We granted leave limited to the question whether the private roads act is constitutional. 461 Mich. 1014, 611 N.W.2d 797 (2000). The issue whether plaintiffs acquired an easement in section 13 is not before us.

III. The Constitutionality of the Private Roads Act

Review of the constitutionality of a statute presents a question of law that is reviewed de novo. Blank v. Dep't of Corrections, 462 Mich. 103, 112, 611 N.W.2d 530 (2000). A statute is presumed constitutional, unless its unconstitutionality is readily apparent. Id.

Over the years, the Court of Appeals has struggled with whether the private roads act is constitutional. In 1975, the first panel to consider the question found the act "repugnant to Const. 1963, art. 10, § 2." White Pine Hunting Club v. Schalkofski, 65 Mich.App. 147, 149, 237 N.W.2d 223 (1975). Specifically, White Pine Hunting Club found no public purpose justifying the taking authorized by the act.

Seventeen years later, another panel declined to follow White Pine Hunting Club, and found the act constitutional. Bieker v. Suttons Bay Twp. Supervisor, 197 Mich. App. 628, 630, 496 N.W.2d 398 (1992). Bieker said that a public use was embodied in the statute. Id. at 632, 496 N.W.2d 398. Specifically, the Court expressed concern about the depressed value of landlocked property and concluded that "providing access to land is beneficial to the community as a whole." Id.

Judge Shepherd concurred, but wrote separately to express his view that the private roads act had "nothing to do with the taking by a public authority of property for a public purpose." Id. at 633, 496 N.W.2d 398. Instead, he opined that the act authorized a permissible limitation on the private use of land.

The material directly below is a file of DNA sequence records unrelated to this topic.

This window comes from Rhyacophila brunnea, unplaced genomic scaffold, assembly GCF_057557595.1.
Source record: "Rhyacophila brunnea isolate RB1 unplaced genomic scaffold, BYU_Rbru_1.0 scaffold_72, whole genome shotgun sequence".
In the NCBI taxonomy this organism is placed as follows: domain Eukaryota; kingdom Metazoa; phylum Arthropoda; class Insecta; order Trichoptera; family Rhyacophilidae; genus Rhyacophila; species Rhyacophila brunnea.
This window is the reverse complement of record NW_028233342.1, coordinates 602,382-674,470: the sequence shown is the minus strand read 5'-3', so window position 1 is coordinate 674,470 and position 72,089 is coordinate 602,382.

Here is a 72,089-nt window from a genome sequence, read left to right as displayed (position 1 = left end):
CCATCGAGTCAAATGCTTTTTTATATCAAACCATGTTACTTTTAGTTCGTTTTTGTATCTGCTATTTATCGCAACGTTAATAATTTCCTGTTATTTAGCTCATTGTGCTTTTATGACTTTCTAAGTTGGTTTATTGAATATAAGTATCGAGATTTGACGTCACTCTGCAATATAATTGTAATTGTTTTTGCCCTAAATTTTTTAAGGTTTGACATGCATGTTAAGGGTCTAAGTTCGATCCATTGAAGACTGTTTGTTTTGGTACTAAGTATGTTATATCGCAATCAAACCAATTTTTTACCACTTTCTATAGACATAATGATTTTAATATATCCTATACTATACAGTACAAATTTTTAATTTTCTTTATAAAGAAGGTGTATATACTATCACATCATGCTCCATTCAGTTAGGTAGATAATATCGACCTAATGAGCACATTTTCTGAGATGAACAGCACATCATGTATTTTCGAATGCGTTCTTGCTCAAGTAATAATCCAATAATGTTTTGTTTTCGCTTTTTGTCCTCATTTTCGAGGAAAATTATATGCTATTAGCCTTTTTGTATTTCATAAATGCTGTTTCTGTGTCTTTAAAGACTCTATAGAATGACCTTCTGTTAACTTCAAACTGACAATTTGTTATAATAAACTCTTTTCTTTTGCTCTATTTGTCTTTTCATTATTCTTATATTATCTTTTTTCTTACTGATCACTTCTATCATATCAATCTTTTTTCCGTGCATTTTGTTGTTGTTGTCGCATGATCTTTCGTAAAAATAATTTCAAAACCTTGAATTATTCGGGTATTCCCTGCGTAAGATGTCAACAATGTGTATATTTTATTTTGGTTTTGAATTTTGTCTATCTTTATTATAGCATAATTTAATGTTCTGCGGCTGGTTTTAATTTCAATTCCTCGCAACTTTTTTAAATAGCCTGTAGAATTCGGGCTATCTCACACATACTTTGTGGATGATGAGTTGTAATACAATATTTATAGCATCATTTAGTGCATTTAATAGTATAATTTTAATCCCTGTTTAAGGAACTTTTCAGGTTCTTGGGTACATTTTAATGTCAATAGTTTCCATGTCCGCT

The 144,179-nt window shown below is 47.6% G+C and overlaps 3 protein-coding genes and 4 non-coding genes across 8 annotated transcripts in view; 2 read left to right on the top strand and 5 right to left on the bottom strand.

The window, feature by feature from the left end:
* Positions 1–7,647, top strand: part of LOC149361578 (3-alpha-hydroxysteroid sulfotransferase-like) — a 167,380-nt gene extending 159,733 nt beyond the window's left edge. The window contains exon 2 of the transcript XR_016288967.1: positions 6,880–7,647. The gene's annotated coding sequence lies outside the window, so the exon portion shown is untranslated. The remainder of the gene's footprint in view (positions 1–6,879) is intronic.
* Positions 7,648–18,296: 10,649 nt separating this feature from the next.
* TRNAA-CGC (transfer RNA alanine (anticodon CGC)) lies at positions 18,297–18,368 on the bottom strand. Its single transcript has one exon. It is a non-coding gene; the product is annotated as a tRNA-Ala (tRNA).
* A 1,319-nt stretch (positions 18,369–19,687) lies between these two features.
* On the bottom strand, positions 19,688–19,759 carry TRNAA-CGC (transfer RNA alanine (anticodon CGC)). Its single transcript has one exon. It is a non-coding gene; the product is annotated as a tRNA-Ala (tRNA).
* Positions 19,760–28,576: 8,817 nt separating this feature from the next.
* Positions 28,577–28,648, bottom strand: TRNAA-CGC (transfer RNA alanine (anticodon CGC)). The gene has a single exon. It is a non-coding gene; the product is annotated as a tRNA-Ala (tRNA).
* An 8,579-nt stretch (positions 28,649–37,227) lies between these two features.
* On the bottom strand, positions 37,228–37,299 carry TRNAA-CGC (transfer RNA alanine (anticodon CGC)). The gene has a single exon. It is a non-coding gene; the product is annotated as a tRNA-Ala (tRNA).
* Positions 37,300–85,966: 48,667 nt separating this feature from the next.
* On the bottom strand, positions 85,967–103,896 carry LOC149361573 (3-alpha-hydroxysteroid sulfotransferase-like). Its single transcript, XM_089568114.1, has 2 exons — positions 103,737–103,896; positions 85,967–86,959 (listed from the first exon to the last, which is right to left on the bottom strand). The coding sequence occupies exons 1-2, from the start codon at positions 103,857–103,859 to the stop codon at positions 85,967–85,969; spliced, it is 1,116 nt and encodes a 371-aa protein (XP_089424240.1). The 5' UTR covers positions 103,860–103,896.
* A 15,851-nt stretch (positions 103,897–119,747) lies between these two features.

The next panel to consider the act's constitutionality disagreed with Bieker, but found itself constrained to follow it. McKeigan v. Grass Lake Twp. Supervisor (McKeigan I), Docket No. 195437, unpublished opinion per curiam, issued May 8, 1998, vacated May 20, 1998, printed at 229 Mich.App. 801, 587 N.W.2d 505 (1998). A special panel was convened to resolve the conflict between McKeigan I and Bieker. McKeighan v. Grass Lake Twp. Supervisor, 234 Mich.App. 194, 196, 593 N.W.2d 605 (1999) (McKeighan II).3

McKeighan II upheld the constitutionality of the act. Id. at 209, 593 N.W.2d 605. It determined that the act had its origins in the state's power to reasonably regulate property usage, rather than its power of eminent domain. Id. The Court also compared the limitation it imposed on property to a common-law easement by necessity. Id. at 201-202, 593 N.W.2d 605. McKeighan II concluded that "the Taking Clause of Const. 1963, art. 10, § 2 is neither implicated nor offended by the act." Id. at 210, 593 N.W.2d 605.